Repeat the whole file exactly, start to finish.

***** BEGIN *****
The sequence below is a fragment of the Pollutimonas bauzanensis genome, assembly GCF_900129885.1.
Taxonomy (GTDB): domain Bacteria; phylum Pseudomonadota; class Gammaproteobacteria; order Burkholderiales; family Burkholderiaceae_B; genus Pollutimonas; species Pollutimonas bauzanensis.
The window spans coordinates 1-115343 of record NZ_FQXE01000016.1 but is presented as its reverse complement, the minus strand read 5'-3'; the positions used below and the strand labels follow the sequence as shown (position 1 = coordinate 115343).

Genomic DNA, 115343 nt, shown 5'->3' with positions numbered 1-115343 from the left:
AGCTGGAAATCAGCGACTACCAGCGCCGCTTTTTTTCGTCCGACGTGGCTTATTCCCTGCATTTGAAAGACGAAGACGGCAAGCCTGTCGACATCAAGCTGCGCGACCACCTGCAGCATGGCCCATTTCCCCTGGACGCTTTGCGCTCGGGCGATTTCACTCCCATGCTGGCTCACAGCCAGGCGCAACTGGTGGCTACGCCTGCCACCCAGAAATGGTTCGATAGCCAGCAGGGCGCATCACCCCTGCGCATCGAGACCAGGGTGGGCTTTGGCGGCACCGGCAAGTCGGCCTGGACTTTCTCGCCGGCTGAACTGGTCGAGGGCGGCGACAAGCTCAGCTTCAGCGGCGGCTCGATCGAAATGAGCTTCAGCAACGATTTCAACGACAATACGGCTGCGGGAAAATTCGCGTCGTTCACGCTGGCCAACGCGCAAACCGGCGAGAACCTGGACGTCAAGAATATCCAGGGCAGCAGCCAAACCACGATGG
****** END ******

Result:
The sequence below is a fragment of the Pollutimonas bauzanensis genome, assembly GCF_900129885.1.
Taxonomy (GTDB): domain Bacteria; phylum Pseudomonadota; class Gammaproteobacteria; order Burkholderiales; family Burkholderiaceae_B; genus Pollutimonas; species Pollutimonas bauzanensis.
The window spans coordinates 1-115343 of record NZ_FQXE01000016.1 but is presented as its reverse complement, the minus strand read 5'-3'; the positions used below and the strand labels follow the sequence as shown (position 1 = coordinate 115343).

Genomic DNA, 115343 nt, shown 5'->3' with positions numbered 1-115343 from the left:
AGCTGGAAATCAGCGACTACCAGCGCCGCTTTTTTTCGTCCGACGTGGCTTATTCCCTGCATTTGAAAGACGAAGACGGCAAGCCTGTCGACATCAAGCTGCGCGACCACCTGCAGCATGGCCCATTTCCCCTGGACGCTTTGCGCTCGGGCGATTTCACTCCCATGCTGGCTCACAGCCAGGCGCAACTGGTGGCTACGCCTGCCACCCAGAAATGGTTCGATAGCCAGCAGGGCGCATCACCCCTGCGCATCGAGACCAGGGTGGGCTTTGGCGGCACCGGCAAGTCGGCCTGGACTTTCTCGCCGGCTGAACTGGTCGAGGGCGGCGACAAGCTCAGCTTCAGCGGCGGCTCGATCGAAATGAGCTTCAGCAACGATTTCAACGACAATACGGCTGCGGGAAAATTCGCGTCGTTCACGCTGGCCAACGCGCAAACCGGCGAGAACCTGGACGTCAAGAATATCCAGGGCAGCAGCCAAACCACGATGG